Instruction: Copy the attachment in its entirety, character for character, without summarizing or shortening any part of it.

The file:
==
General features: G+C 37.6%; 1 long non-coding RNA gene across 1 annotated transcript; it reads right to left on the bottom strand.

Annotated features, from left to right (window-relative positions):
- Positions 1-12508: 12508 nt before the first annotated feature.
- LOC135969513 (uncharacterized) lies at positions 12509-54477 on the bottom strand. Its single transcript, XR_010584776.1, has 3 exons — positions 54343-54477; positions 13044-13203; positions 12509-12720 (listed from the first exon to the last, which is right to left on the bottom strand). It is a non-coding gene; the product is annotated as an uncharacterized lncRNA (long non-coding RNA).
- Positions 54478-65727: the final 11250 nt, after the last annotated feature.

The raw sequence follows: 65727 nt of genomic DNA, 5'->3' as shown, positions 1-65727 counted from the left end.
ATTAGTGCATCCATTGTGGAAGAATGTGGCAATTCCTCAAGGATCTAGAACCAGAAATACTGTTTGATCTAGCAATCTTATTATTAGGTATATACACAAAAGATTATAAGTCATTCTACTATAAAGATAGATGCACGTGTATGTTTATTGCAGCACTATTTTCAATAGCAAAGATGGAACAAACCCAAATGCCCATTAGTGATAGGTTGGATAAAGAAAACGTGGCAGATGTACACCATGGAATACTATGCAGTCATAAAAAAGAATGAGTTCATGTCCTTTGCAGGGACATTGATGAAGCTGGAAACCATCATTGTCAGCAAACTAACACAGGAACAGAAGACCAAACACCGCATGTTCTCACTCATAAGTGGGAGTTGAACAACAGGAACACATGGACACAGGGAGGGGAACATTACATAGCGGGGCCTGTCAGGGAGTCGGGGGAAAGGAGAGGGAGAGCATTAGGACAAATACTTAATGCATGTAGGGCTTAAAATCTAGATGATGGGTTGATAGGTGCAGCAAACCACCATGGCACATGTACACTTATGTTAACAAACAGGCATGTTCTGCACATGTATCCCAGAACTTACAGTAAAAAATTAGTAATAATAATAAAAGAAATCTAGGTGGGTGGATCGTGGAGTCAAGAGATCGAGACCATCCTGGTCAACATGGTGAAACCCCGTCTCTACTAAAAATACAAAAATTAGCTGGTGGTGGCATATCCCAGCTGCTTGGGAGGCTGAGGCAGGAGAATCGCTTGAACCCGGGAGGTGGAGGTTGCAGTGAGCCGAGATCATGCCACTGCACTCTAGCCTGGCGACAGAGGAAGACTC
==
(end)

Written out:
General features: G+C 37.6%; 1 long non-coding RNA gene across 1 annotated transcript; it reads right to left on the bottom strand.

Annotated features, from left to right (window-relative positions):
- Positions 1-12508: 12508 nt before the first annotated feature.
- LOC135969513 (uncharacterized) lies at positions 12509-54477 on the bottom strand. Its single transcript, XR_010584776.1, has 3 exons — positions 54343-54477; positions 13044-13203; positions 12509-12720 (listed from the first exon to the last, which is right to left on the bottom strand). It is a non-coding gene; the product is annotated as an uncharacterized lncRNA (long non-coding RNA).
- Positions 54478-65727: the final 11250 nt, after the last annotated feature.

The raw sequence follows: 65727 nt of genomic DNA, 5'->3' as shown, positions 1-65727 counted from the left end.
ATTAGTGCATCCATTGTGGAAGAATGTGGCAATTCCTCAAGGATCTAGAACCAGAAATACTGTTTGATCTAGCAATCTTATTATTAGGTATATACACAAAAGATTATAAGTCATTCTACTATAAAGATAGATGCACGTGTATGTTTATTGCAGCACTATTTTCAATAGCAAAGATGGAACAAACCCAAATGCCCATTAGTGATAGGTTGGATAAAGAAAACGTGGCAGATGTACACCATGGAATACTATGCAGTCATAAAAAAGAATGAGTTCATGTCCTTTGCAGGGACATTGATGAAGCTGGAAACCATCATTGTCAGCAAACTAACACAGGAACAGAAGACCAAACACCGCATGTTCTCACTCATAAGTGGGAGTTGAACAACAGGAACACATGGACACAGGGAGGGGAACATTACATAGCGGGGCCTGTCAGGGAGTCGGGGGAAAGGAGAGGGAGAGCATTAGGACAAATACTTAATGCATGTAGGGCTTAAAATCTAGATGATGGGTTGATAGGTGCAGCAAACCACCATGGCACATGTACACTTATGTTAACAAACAGGCATGTTCTGCACATGTATCCCAGAACTTACAGTAAAAAATTAGTAATAATAATAAAAGAAATCTAGGTGGGTGGATCGTGGAGTCAAGAGATCGAGACCATCCTGGTCAACATGGTGAAACCCCGTCTCTACTAAAAATACAAAAATTAGCTGGTGGTGGCATATCCCAGCTGCTTGGGAGGCTGAGGCAGGAGAATCGCTTGAACCCGGGAGGTGGAGGTTGCAGTGAGCCGAGATCATGCCACTGCACTCTAGCCTGGCGACAGAGGAAGACTC